with Sally Russell, Trustee, The PDA Society
Scientific rigour in medicine is, thankfully, the rule rather than the exception. We want our medicines, procedures, and treatments to be based on robust evidence and able to withstand scrutiny. It's the very least we should expect, most certainly when the consequences of getting it wrong could result in avoidable harm.
We should also expect the same standards to be applied in social care and education, particularly in relation to the most vulnerable in our society. So I find myself intrigued and horrified in equal measures whenever I see training being run on 'Fabricated or Induced Illness' (FII) and 'Perplexing Presentations', or articles being published in well-respected journals such as the BMJ about how to identify this type of abuse.
I'd like to offer a clear definition of FII, but the problem is no one really agrees on one, and this is unsurprising considering there's so little evidence to support the FII theory.
In a moment, we'll hear from The PDA Society about some new guidance on FII, but first I'd like to explain why it's necessary, particularly from the perspective of a parent of an undiagnosed child."
What is Fabricated or Induced Illness?
What we can say about Fabricated or Induced Illness is that it shouldn't be confused with Factitious Disorder Imposed on Another (FDIoA), which is an extremely rare diagnosable condition. The general theory that FII tries to encompass, is that there are caregivers, nearly always mothers, who fabricate or exaggerate their child's needs in order to gain something for themselves, but not necessarily with the intent to harm their child.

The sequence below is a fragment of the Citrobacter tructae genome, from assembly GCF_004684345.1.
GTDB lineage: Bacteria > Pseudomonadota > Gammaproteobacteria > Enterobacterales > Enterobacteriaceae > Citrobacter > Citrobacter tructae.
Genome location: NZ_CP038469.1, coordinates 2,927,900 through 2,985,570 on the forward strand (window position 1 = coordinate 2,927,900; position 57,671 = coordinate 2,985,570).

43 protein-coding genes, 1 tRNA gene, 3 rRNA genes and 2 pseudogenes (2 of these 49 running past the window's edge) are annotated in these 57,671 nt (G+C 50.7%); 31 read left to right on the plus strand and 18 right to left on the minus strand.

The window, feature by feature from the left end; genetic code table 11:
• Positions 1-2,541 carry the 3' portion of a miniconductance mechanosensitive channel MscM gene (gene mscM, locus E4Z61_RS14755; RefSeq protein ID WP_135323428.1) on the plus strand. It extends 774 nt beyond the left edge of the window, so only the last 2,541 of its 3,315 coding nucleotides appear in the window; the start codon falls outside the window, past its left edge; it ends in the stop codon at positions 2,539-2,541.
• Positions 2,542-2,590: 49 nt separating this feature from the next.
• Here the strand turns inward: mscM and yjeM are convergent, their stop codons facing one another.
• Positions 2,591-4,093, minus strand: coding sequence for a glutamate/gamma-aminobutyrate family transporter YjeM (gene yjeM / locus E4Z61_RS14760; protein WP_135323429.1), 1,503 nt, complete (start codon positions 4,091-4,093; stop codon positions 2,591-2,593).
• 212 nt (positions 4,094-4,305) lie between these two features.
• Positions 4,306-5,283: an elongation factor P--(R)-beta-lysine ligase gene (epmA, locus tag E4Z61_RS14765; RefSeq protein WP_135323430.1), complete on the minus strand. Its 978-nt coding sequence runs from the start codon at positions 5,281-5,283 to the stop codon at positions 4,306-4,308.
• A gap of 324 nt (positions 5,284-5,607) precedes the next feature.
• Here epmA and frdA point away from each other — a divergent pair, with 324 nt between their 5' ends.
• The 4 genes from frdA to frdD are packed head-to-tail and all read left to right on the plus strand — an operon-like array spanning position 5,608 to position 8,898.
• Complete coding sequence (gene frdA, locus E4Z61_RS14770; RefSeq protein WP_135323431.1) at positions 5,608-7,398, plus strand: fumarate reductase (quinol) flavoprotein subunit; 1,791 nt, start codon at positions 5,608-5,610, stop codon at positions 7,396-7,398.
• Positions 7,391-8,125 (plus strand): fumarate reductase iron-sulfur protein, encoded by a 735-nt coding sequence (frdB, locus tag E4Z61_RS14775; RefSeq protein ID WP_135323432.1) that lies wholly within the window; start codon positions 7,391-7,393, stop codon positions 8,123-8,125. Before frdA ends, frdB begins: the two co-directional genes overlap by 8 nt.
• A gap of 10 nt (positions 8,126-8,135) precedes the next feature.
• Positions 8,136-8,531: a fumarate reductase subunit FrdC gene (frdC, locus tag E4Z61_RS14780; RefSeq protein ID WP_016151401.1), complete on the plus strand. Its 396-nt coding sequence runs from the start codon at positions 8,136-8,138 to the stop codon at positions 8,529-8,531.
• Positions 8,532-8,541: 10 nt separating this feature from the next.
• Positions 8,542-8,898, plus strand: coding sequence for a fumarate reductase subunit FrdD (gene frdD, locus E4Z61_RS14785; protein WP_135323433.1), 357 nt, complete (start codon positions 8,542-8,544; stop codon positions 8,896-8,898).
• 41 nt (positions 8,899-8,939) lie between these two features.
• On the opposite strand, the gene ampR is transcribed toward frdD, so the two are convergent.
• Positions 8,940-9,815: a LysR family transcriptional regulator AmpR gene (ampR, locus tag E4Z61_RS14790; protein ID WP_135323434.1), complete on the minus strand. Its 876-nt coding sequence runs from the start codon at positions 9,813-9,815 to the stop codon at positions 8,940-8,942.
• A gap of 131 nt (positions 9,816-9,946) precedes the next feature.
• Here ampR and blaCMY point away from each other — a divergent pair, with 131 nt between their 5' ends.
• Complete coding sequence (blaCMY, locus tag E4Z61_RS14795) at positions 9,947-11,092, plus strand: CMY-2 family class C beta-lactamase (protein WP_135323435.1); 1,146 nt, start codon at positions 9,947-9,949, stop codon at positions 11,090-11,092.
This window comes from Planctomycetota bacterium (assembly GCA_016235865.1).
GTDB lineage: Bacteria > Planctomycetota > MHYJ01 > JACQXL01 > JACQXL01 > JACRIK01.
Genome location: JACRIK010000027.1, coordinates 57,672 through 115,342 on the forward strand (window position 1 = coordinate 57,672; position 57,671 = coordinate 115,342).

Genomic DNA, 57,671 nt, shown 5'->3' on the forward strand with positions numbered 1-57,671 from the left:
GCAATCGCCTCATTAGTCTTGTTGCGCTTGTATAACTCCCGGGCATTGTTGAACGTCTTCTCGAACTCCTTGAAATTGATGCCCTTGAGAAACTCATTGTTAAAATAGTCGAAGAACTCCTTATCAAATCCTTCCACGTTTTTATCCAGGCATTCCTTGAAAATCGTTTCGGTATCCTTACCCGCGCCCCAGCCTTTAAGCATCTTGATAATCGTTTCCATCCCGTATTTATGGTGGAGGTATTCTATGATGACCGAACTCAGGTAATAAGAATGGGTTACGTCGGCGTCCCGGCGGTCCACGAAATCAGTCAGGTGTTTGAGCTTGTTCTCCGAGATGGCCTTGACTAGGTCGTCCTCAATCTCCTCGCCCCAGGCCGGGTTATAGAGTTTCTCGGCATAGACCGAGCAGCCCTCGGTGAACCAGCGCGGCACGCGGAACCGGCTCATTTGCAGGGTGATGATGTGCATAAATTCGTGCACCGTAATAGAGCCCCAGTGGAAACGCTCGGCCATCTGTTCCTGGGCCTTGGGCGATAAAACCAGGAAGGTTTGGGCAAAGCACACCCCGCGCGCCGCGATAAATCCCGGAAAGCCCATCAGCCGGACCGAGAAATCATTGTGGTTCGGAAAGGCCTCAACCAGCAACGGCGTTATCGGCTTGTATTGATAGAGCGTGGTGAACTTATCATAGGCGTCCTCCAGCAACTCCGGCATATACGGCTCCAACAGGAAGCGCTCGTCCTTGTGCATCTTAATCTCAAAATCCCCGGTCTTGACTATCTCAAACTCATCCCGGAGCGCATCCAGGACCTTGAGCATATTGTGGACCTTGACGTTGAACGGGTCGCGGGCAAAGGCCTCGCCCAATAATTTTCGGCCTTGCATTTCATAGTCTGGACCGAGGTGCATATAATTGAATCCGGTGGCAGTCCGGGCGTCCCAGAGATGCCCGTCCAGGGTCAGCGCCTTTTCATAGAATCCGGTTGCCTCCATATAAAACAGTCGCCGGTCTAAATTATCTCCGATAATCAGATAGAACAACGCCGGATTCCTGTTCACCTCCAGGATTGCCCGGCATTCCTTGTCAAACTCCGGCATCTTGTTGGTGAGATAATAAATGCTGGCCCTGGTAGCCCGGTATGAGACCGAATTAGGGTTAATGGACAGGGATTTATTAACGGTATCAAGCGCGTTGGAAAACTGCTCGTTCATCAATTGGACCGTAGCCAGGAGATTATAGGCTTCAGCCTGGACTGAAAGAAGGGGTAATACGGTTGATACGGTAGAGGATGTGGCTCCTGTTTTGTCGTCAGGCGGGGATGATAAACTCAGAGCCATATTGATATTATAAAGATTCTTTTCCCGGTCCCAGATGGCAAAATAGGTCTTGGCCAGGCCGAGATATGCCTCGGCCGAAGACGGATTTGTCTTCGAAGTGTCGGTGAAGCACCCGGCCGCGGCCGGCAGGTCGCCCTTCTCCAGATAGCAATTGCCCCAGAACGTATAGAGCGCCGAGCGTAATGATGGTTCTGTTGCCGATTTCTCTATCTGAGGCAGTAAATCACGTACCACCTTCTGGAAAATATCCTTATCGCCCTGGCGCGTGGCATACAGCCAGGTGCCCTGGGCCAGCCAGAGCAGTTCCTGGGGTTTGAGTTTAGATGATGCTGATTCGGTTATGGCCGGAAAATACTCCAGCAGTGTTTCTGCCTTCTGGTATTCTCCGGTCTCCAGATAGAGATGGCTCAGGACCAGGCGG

What FII looks like is entirely dependent on what the self-proclaimed 'experts' have decided they want it to look like. Conveniently, of course, they're not relying on any evidence or scrutiny. As a result, caregivers can find themselves accused of FII if they are, for example,
- too anxious about their child, or not anxious enough,
- if they are involved in online support groups,
- if they try and raise money for their child,
- if they make a complaint,
- if they ask for a second opinion,
- if they disagree with a professional,
- if the professionals don't know what is wrong with the child,
- and many other equally spurious things.
It's easy to see just how convenient the FII theory is for any professional dealing with families who might not always do what they are told. How handy no one's had to prove that a parent making a complaint is a concrete indication that they're a potential child abuser and should be treated according. It's even more convenient that the professional doesn't even require proof that any harm has been done to the child in order to make the accusation. It's good enough that they can say that they think harm might possibly be done in the future.
Poor advice from the RCPCH
It may come as a surprise to hear the Royal College of Paediatrics and Child Health (RCPCH) also decided that evidence wasn't important and that it would be in the public's best interests to publish a 'practical guide for paediatricians' on FII. This guide relied heavily on the work of Danya Glaser and Paul Davis, who invented a list of 'alerting signs' for professionals ensuring any parent who was being "a nuisance" could be easily accused, "without the need for proof of deliberate deception". Even the authors acknowledged that they published and distributed this 'guide' despite no available research into whether the 'alerting signs' and 'proposed interventions' had any validity.
FII accusations harm families